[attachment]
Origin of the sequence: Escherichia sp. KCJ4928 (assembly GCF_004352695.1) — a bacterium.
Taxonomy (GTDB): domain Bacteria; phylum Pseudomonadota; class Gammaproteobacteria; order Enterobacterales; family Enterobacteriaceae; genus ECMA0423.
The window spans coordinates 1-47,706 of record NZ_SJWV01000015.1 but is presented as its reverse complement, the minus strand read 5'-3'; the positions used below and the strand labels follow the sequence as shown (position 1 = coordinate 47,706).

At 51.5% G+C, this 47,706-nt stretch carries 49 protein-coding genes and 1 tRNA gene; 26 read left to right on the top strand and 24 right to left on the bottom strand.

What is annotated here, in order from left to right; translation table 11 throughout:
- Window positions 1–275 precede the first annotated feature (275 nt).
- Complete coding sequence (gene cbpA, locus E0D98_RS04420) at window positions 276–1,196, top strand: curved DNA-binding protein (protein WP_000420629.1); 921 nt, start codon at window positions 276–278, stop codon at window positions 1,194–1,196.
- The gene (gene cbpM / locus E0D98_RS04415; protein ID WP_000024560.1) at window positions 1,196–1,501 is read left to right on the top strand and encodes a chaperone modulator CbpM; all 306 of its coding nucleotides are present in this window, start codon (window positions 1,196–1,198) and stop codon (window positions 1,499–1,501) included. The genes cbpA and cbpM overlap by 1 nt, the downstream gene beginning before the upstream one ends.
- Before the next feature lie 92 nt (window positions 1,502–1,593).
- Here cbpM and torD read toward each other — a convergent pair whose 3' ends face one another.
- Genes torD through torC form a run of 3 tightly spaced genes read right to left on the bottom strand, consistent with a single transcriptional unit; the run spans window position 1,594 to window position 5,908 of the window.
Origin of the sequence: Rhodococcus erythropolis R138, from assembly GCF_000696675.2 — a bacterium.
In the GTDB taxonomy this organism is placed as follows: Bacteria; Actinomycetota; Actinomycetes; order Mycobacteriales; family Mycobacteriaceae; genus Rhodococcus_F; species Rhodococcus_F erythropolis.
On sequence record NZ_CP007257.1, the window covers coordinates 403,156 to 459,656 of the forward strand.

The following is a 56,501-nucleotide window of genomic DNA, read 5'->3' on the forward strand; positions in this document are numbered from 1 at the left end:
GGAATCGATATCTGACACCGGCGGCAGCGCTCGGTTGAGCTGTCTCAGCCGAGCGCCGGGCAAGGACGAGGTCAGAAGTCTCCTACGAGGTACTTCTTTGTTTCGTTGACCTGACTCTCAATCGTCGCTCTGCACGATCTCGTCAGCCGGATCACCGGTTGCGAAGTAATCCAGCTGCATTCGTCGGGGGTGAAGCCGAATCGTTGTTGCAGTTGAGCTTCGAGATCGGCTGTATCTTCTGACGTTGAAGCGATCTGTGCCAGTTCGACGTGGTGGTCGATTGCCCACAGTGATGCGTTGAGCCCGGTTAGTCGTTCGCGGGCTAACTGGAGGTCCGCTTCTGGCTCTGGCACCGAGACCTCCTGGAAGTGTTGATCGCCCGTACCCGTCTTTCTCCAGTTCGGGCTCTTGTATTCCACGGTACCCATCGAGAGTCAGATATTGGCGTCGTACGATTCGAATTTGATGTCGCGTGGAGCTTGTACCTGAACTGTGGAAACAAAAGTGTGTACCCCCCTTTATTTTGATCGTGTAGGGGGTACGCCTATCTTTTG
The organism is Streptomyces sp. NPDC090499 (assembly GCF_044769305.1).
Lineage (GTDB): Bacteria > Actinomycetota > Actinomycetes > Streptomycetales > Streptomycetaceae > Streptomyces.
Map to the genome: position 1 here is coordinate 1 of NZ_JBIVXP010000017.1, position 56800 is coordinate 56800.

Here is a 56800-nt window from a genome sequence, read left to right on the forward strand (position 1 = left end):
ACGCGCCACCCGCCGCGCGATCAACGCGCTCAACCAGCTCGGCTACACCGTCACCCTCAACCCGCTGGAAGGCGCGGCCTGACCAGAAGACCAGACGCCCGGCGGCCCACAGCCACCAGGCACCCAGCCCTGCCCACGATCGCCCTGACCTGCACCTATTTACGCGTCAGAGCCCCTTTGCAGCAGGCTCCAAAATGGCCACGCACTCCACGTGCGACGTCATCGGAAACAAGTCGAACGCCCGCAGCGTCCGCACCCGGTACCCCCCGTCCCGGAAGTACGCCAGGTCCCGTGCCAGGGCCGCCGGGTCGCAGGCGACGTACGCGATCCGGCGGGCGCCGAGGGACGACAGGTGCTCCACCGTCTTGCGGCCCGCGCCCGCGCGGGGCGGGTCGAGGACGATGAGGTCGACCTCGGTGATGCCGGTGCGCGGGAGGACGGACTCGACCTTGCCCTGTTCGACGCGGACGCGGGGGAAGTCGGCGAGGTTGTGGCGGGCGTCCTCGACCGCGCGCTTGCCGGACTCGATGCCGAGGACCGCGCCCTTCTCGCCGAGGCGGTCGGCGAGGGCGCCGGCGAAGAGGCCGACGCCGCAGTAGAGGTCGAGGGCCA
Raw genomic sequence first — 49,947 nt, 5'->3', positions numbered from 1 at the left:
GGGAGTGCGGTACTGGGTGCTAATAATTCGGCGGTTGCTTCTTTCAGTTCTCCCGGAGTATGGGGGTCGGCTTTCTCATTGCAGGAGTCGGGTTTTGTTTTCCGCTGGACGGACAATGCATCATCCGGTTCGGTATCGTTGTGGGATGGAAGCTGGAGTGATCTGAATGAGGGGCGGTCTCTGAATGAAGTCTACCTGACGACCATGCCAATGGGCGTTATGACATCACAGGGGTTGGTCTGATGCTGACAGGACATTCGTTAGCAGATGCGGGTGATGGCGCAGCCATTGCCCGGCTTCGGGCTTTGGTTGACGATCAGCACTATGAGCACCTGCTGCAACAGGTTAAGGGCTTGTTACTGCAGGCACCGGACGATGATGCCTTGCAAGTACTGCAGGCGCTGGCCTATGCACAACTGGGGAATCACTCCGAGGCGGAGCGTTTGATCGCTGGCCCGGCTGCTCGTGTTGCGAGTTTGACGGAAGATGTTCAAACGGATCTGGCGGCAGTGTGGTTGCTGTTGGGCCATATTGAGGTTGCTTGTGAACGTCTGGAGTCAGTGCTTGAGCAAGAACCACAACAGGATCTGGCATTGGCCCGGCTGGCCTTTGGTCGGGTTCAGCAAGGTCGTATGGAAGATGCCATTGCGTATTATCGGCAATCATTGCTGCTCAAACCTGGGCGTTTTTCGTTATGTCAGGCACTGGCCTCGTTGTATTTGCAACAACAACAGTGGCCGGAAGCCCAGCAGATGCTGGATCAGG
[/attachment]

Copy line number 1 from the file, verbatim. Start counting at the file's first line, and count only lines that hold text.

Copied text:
Origin of the sequence: Escherichia sp. KCJ4928 (assembly GCF_004352695.1) — a bacterium.